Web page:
|April 22, 1970
|Mitsubishi Heavy Industries
|Minato, Tokyo, Japan
|New Motoring Wave
|Official Facebook Page
Meaning and History
Mitsubishi emblem is often called “Three diamonds” – that is exactly what the name of this company means in translation from the Japanese.
The word “Mitsubishi” is a combination of two Japanese words: “mitsu” and “hishi”:
- “mitsu” is a numeral meaning “three.”
- the common meaning of “hishi” is “water chestnut.” However, this word also has a less common meaning “a rhombus of a diamond shape.” It appeared due to the resemblance of a chestnut leaf to a rhombus.
Now when you have another look at Mitsubishi logo, you will immediately see how closely its shape is related to the name of the company.
The name of the company was settled on more than 40 years later. In 1964 Mitsubishi chose its first slogan, which was written in Japanese only. Four years later Mitsubishi adopted a new one, “Advanced and ever-advancing,” which was used worldwide.
You might be wondering why there is “b” instead of “h” in the word “Mitsubishi.” Rules of the Japanese language require that when “h” occurs between two vowels, it is replaced by “b.”
1870 – 1873
The Mitsubishi logo owes its existence to the founder, Yataro Iwasaki. When he established his organization back in 1870, he chose this emblem resembling his family crest (three stacked rhombuses). It also bore a resemblance to the three-leaf emblem of his first employer, the Yamanouchi family from the Tosa Clan. Who would have imagined that this minimalistic symbol was to last for more than 130 years and earn the trust of people worldwide!
1873 – 1914
The three elements of the previous logo were transformed into another shape that is well recognizable nowadays. Each plate was transformed into a rhombus shape. The diamonds were positioned around a small ring. The red color of the diamonds and the ring contrasted perfectly against the white background, while the three elements in the logo reflected the values and roots of the company.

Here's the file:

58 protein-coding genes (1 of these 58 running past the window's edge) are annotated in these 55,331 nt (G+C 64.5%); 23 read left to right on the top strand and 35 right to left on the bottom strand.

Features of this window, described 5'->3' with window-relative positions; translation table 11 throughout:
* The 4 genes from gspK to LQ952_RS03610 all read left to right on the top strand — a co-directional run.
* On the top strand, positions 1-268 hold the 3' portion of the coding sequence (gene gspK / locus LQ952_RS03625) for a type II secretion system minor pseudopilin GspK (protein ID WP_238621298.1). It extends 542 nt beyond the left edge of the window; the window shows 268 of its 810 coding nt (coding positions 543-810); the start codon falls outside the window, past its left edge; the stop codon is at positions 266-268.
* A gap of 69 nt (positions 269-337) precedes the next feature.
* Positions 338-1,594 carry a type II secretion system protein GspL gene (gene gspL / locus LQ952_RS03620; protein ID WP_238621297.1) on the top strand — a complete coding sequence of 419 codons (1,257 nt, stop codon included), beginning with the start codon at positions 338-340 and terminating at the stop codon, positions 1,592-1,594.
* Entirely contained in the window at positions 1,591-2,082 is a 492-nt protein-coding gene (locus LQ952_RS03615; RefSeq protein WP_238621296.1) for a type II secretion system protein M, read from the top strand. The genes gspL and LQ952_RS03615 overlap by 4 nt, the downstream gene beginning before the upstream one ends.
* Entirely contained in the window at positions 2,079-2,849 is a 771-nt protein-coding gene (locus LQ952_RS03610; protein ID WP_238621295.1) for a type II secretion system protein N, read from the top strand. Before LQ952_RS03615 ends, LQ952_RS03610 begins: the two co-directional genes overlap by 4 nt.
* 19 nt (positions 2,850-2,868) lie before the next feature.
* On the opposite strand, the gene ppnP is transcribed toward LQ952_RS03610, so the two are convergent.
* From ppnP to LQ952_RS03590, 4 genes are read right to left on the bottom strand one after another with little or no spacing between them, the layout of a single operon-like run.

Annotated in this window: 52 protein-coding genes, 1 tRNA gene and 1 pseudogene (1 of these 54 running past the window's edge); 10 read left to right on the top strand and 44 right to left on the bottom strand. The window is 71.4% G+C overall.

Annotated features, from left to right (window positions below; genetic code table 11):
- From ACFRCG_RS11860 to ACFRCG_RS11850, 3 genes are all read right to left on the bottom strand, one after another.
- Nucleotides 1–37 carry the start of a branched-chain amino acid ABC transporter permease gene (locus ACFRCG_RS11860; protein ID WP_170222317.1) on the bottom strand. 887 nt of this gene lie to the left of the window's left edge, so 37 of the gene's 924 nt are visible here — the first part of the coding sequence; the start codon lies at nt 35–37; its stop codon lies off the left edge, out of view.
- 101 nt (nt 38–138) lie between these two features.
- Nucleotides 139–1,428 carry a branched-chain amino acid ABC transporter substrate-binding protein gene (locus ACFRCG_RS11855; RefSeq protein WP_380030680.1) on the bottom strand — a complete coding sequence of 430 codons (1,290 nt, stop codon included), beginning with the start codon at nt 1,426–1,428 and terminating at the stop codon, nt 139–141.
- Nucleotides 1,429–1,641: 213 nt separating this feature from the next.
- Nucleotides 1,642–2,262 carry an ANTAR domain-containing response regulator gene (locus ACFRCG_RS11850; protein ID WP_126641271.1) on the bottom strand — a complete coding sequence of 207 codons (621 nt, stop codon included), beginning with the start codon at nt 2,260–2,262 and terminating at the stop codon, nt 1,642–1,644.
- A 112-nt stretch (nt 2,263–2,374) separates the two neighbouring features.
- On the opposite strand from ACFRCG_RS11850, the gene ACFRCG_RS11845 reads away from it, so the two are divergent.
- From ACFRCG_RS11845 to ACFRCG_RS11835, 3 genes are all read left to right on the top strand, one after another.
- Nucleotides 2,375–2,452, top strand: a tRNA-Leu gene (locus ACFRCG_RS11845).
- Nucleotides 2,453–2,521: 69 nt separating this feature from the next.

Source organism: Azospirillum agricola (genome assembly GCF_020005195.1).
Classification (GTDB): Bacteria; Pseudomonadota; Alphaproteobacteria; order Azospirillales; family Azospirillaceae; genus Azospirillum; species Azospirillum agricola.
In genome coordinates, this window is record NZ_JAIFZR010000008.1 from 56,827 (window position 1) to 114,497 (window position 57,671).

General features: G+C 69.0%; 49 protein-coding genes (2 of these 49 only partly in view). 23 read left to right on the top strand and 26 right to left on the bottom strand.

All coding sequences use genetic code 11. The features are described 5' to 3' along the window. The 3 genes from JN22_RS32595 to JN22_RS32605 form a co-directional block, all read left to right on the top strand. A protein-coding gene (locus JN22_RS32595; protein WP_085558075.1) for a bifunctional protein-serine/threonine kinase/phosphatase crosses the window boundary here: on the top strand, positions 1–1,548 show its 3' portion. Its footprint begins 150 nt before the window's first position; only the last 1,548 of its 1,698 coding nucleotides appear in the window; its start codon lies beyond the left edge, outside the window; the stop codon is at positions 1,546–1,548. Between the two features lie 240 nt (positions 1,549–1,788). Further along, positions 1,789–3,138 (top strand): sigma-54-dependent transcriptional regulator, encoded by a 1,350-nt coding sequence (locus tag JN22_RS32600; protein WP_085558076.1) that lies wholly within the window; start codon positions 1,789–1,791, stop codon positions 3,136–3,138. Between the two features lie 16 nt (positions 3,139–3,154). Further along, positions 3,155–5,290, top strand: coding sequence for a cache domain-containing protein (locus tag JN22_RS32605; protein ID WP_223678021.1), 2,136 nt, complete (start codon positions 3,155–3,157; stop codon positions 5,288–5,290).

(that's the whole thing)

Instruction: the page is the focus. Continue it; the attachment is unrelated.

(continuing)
1914 – 1964
The ring in the center of the logo was gone. Otherwise, the logo was kept unchanged. It reflected a closer connection between the two crests that the emblem was based on as well as the integrity of its key values.
1964 – 1985
The new emblem is a modified version of the previous logo. The darker and richer color gave the logo a more sophisticated and powerful impression. This was further enhanced by the wider shape of the rhombs. It was a perfect update to a logo that existed for almost a century.
1985 – now
A brighter shade of red was brought back. However, this was not the only update. The full company name was printed using thick, clean strokes and straight cuts. The typeface is very similar to a customized version of ED Northridge Sans Extra Bold and New Sans Std Bold fonts. The black color of the characters gives the brand a stable and strong impression with a touch of sophistication.
The very first corporate typeface was devised back in 1955: that was a number of Japanese hieroglyphs. The font even had a name (Mitarashi-ryu). However, this typeface did not last long and was replaced in 1963.
Why hasn’t Mitsubishi ever changed its symbol?
In contrast to many other companies that introduce a new logo every one or two decades, Mitsubishi has not changed its logo for more than 100 years, ever since it was registered in 1914.
There are two reasons behind this noteworthy decision. In the first place, it can be explained by company’s loyalty to its roots and history. Also, this image is so simple and yet impressive that it does not look dated even now.
The “Blue Mitsubishi” emblem was designed in 1985 for use inside of Japan only. It was complemented by a new corporate slogan.
Mitsubishi Evo logo
The high-performance sports sedan Mitsubishi Lancer Evo uses the same emblem as all other Mitsubishi cars, with a different inscription. Special edition Evolution VI, launched in 1999, was named after Finnish rally driver T. Mäkinen and features his logo.